“In wellbeing terms, it is a potential wellspring for women in the law and [creates a] more agile, smart and technology-enabled intimacy of connection than we have ever had before. We are now in each other’s lounge rooms. This is the starting blocks of a seismic change in how we do law that is driven by people. Alternatively, firms could try and impose the old structure on remote work which will lead to employee disengagement, health risks, isolation and harm.”
The quantum of responsibility for workplace wellness
Whilst the pandemic may have brought into sharper focus the need to better accommodate for staff needs, the four professionals agreed that their responsibility for those employees remained unchanged.
Ms Howard called it a “moral and ethical” duty, one that is present at all times and not just during health crises.
“We’re keeping people informed as the situation evolves, and reassuring them that as their employer, we’re doing everything we can to support them both at work and in their personal lives. We’re providing access to resources, running sessions on how to cope with the psychological impacts of the pandemic, helping them with advice on how to talk to their children about what’s unfolding, and how to look after their physical health.”
Ms Upton agreed, saying her firm’s “responsibility for the wellbeing of our people while they are working remotely remains the same as if they were working in any of our offices”.
Ms Allgrove said the duty falls under corporate social responsibility.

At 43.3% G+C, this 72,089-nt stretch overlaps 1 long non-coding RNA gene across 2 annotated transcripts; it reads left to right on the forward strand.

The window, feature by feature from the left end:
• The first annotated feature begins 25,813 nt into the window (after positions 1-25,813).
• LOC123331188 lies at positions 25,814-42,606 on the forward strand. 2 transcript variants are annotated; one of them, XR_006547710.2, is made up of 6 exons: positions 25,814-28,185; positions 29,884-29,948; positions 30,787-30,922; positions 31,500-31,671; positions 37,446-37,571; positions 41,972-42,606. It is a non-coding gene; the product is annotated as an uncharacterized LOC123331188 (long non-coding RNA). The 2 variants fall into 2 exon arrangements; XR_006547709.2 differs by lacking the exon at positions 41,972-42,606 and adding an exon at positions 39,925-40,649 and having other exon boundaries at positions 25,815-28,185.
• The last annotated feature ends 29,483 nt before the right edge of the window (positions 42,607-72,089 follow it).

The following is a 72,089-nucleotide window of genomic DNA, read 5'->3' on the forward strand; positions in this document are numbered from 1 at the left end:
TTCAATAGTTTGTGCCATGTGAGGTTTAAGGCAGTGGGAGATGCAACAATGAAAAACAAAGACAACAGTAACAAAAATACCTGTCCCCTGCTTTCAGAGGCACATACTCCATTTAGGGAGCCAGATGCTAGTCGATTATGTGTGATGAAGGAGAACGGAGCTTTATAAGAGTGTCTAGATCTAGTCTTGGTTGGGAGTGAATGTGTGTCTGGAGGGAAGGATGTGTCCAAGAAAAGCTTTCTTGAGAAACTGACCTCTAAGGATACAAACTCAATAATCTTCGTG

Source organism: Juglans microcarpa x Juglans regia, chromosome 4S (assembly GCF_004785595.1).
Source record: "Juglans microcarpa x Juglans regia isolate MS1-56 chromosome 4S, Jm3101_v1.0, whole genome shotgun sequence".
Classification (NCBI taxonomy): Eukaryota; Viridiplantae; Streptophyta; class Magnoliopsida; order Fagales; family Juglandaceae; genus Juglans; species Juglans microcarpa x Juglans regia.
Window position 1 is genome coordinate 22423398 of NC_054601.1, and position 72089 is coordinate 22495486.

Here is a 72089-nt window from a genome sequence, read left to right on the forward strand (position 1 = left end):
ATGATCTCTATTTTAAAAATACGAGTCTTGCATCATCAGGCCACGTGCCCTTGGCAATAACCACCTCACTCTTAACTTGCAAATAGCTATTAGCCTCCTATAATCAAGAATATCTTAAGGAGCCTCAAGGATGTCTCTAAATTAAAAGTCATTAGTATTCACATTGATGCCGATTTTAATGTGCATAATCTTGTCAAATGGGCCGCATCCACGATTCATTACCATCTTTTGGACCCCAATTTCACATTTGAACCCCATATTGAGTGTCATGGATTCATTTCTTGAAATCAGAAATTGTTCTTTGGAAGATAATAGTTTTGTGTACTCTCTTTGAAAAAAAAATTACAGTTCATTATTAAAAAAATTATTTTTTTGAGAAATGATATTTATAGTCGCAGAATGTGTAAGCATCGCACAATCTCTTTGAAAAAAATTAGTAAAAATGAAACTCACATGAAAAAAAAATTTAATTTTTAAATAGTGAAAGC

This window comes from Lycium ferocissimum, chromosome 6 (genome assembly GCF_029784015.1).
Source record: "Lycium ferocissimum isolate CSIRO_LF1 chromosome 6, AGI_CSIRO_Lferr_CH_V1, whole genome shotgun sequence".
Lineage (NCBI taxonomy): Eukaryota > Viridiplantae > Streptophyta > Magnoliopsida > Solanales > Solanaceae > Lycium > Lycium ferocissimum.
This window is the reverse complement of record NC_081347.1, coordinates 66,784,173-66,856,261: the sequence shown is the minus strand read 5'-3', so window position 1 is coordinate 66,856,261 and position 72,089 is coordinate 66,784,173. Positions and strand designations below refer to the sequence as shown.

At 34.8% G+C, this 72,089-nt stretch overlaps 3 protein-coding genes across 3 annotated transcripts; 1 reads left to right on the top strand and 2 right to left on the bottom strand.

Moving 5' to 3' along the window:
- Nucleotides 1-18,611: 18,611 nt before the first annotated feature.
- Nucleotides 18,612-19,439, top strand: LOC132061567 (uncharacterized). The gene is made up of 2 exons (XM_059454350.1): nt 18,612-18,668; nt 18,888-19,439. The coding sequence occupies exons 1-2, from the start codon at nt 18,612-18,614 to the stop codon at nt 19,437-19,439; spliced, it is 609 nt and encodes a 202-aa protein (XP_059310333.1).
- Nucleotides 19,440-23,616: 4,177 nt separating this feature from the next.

“We must do what we can for our people’s wellbeing. Not least of which is our employee assistance program, which most firms would have, along with outreach from supervisors and through the many wellbeing initiatives that continue to operate in a webinar format, where our people can connect with one another on work/life issues,” she said.
Firms that ignore this obligation, Mr Douglas hypothesised, “will lose all trust, harm people and damage their reputation”.
“Coming out of this fog it is the best-behaved firms that will attract talent and clients. We have an emergent sense of social responsibility. It was coming slowly with climate change and the younger [25 to] 40-year-old cohort before COVID-19. It is here now and won’t go away,” he said.
What must firms do?
These are “unprecedented times”, Ms Allgrove said.
“This is a new operating environment not seen before. That said, the same rules generally apply in looking after people’s wellbeing. If you start from the position – our people come first, you can then make decisions from there,” she posited.
Many firms are already very proactive in managing their people’s wellbeing, Ms Howard noted, but “having said that, the pace at which the current situation has developed means they’re having to turbocharge their efforts and response and make it even more of a focus”.
“For some time now we’ve had policies in place (such as working from home, flexibility and leave options), as well as a range of mental health and wellbeing resources and expertise, to support people. For us, it’s a matter of making the most of these resources now so everyone can access the support they need, when they need it,” she said.
“Down the track, when people will still need support – possibly even more support than they do now, particularly from a mental health perspective –
we will still have these things in place. An obvious challenge in this environment is helping people to maintain good mental health while working remotely, and to stay connected to friends, family and the community.
“There are many ways to do this including regular check-ins, phone calls and teleconferencing. We already know that many of our employees are connecting regularly through WhatsApp groups, virtual lunches and social gatherings, and telephone calls which is great.”
For now, Ms Upton told Lawyers Weekly, DLA is taking the approach that “we know what works to maintain mental and physical wellbeing, so this is what we are using as the basis to support our people”.